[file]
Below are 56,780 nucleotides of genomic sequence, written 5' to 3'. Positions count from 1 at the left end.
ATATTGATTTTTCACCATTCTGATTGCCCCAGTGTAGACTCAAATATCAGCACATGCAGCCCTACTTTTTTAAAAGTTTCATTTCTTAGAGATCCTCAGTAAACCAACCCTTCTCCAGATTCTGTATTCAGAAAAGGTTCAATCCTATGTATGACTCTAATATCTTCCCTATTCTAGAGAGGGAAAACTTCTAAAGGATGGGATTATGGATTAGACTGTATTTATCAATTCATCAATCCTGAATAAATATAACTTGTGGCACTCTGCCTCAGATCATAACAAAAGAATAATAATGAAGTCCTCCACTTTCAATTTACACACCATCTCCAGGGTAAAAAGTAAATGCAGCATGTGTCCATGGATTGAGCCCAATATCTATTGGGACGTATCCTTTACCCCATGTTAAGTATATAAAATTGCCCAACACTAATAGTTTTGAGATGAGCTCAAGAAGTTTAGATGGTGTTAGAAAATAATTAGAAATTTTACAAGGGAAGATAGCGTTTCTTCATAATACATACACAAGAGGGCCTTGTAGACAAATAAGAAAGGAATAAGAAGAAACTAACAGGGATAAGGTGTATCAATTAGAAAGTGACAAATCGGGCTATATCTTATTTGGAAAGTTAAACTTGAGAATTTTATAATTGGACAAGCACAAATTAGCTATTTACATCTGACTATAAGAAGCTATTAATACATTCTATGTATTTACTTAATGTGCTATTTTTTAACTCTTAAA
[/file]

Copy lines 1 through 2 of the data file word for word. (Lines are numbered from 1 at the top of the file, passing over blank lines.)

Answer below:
Below are 56,780 nucleotides of genomic sequence, written 5' to 3'. Positions count from 1 at the left end.
ATATTGATTTTTCACCATTCTGATTGCCCCAGTGTAGACTCAAATATCAGCACATGCAGCCCTACTTTTTTAAAAGTTTCATTTCTTAGAGATCCTCAGTAAACCAACCCTTCTCCAGATTCTGTATTCAGAAAAGGTTCAATCCTATGTATGACTCTAATATCTTCCCTATTCTAGAGAGGGAAAACTTCTAAAGGATGGGATTATGGATTAGACTGTATTTATCAATTCATCAATCCTGAATAAATATAACTTGTGGCACTCTGCCTCAGATCATAACAAAAGAATAATAATGAAGTCCTCCACTTTCAATTTACACACCATCTCCAGGGTAAAAAGTAAATGCAGCATGTGTCCATGGATTGAGCCCAATATCTATTGGGACGTATCCTTTACCCCATGTTAAGTATATAAAATTGCCCAACACTAATAGTTTTGAGATGAGCTCAAGAAGTTTAGATGGTGTTAGAAAATAATTAGAAATTTTACAAGGGAAGATAGCGTTTCTTCATAATACATACACAAGAGGGCCTTGTAGACAAATAAGAAAGGAATAAGAAGAAACTAACAGGGATAAGGTGTATCAATTAGAAAGTGACAAATCGGGCTATATCTTATTTGGAAAGTTAAACTTGAGAATTTTATAATTGGACAAGCACAAATTAGCTATTTACATCTGACTATAAGAAGCTATTAATACATTCTATGTATTTACTTAATGTGCTATTTTTTAACTCTTAAA